We went to the Blue Lagoon. We pulled in behind 3 tour buses. We parked among 17 more as well as with around a hundred cars. We walked the gorgeous path lined with lava rocks, electric blue water and slight smell. We walked through the automatic double doors into a Disney World type atmosphere and starred at the long line.
At that point we smiled at each other, knowing our secret and turned around. We walked to the parking lot down a different path, seeing more of the water and lava rocks and drove away in our car. Yes, we went to the Blue Lagoon, but did not stay. We can say we have seen it. We can say that it is beautiful. But we cannot say that we have swam in the Blue Lagoon. But that is OK, because we have our secret.
Our secret: Mývatn Nature Baths. OK, so it is not really that secret; but it is an perfect alternative to the Blue Lagoon.
The city of Mývatn is in northern Iceland. It’s a blip of the map when it comes to population, but it is big on things to do. Dettifoss, the most powerful waterfall in all of Europe, is a short drive from town. The smelly, bubbling sulfur “mud pots” of Namafjall Hverir are raw earth at its finest. But, our favorite was the geothermal pools. Identical to the Blue Lagoon, just smaller, cheaper and less crowded.
Like all pools in Iceland, you must shower before entering. A staff member turned Mike around when he tried to skip this step; it was funny, but slightly embarrassing! Just walk to the pool really quickly because it is may cold and you will be submerged in the warm waters soon enough!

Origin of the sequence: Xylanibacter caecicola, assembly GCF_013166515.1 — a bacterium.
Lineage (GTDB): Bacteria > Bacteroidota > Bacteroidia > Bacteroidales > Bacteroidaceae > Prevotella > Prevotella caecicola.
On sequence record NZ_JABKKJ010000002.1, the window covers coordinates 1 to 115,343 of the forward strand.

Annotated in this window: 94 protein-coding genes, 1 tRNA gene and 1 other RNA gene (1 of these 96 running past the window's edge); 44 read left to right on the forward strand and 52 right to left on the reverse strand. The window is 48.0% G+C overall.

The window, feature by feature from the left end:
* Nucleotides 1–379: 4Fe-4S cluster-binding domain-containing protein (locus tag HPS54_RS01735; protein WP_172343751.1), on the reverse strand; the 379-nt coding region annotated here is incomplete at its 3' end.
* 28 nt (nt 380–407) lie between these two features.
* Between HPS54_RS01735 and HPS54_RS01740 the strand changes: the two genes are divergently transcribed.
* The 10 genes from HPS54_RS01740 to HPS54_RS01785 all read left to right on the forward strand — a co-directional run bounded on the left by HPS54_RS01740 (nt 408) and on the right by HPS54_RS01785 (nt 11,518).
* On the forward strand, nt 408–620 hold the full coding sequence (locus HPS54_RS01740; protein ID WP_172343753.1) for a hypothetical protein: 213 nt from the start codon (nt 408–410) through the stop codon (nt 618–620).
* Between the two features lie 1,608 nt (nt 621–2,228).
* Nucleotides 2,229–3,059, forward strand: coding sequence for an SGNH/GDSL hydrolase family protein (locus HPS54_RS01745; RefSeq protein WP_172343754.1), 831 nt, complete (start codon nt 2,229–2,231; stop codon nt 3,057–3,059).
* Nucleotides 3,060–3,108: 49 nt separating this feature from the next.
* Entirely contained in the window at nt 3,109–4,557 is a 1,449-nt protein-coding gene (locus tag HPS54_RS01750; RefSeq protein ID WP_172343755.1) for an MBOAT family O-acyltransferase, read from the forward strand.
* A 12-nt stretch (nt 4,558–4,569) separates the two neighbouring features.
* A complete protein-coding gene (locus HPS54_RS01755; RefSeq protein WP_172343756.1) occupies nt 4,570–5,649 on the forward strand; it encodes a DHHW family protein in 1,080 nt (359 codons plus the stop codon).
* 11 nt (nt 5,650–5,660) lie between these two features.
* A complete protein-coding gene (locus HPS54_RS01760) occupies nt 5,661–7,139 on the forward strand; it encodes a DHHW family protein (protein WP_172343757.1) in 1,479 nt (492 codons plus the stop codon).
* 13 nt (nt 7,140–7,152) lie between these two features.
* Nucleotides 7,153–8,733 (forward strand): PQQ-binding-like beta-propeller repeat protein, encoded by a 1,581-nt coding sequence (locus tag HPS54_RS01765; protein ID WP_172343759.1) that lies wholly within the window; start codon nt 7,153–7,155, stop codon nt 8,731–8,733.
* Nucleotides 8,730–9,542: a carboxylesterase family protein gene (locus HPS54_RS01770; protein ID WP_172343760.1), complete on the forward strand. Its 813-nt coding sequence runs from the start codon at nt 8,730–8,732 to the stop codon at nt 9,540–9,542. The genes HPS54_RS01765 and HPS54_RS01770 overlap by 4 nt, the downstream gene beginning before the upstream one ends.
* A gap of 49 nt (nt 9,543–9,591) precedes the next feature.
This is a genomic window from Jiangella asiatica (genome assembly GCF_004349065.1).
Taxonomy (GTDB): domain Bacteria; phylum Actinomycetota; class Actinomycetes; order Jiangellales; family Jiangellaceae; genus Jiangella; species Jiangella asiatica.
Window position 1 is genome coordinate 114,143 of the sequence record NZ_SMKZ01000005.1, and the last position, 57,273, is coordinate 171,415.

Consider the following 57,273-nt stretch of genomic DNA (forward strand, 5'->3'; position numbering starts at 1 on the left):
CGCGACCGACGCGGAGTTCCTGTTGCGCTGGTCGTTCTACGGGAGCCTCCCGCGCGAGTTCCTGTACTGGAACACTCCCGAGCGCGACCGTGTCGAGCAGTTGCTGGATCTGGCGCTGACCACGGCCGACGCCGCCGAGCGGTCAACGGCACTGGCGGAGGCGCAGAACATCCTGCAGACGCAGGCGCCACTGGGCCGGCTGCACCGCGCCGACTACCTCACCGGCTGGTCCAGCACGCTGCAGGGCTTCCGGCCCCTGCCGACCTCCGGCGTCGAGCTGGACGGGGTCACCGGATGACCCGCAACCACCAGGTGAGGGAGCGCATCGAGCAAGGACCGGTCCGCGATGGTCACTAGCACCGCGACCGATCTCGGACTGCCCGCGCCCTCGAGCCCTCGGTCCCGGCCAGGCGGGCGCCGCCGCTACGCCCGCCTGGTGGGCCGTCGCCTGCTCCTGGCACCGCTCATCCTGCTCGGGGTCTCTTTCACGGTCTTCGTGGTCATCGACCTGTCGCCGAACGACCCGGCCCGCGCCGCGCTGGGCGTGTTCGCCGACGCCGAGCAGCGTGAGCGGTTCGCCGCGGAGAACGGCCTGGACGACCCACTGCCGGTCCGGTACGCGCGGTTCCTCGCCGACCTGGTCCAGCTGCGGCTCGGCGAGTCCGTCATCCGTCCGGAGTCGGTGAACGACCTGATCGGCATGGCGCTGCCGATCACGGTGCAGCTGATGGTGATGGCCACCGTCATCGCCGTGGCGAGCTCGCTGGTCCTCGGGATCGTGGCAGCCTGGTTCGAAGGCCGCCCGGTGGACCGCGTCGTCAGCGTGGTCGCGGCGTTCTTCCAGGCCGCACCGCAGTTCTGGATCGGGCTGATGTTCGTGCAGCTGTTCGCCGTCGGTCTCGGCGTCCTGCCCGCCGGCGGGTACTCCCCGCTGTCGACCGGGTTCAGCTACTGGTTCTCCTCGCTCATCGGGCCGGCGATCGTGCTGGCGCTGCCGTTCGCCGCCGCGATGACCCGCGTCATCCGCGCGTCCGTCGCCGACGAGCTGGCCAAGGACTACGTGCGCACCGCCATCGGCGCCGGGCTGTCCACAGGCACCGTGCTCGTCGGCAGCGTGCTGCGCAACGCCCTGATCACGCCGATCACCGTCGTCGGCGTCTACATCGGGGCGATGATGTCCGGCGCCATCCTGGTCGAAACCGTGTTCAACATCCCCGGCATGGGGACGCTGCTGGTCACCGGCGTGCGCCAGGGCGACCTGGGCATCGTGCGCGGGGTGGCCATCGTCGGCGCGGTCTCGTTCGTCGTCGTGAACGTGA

Bring towels, a change of clothes and spending money for food and drinks if you’d like. You will not need underwater cameras or goggles since there is no underwater visibility. Be careful with your sunglasses too. If they fall in the water they are probably goners; the water visibility is inches. If you do wear them, just make sure they’re strapped on. Take all of your jewelry off too; the water damages all metals. You also want to put your long hair up so that it does get wet for two reasons. First, it is cold, even in summer and having wet hair in the cold is not comfortable. Secondly, the water makes your hair extremely dry; like disgustingly dry!
Once you’ve changed and showered, get ready to enjoy the milky water. The “active” water is milky and almost neon in color due to the silica, algae and minerals in the water. Contrary to popular belief, the water is not a natural phenomenon. In contrast, it is completely man-made. It is the product of the geothermal plant next door; the same as the Blue Lagoon. So, basically, we are all swimming in run off water. But the warm water is so relaxing and even if it is not a natural hot spring, it is definitely a uniquely Icelandic experience to have.
Here are some comparisons for Mývatn Nature Baths and Blue Lagoon:
|Mývatn Nature Baths||The Blue Lagoon|
|Distance from Reykjavik||489 km||47.5 km|
|Ticket Price||Base Price: $28 USD||Base Price: $51 USD|
|Water Temperatures||96.8 – 104° F||98.6 – 102.2° F|
|Annual Number of Visitors||100,000||400,000|
If you are driving the Ring Route, stopping at Mývatn Nature Baths should be a no-brainer. If you are staying on the southern side of the island, 487 milometers is a long way to drive, so you will just have to pay the extra money, wait in the lines and “suffer” through the Blue Lagoon experience.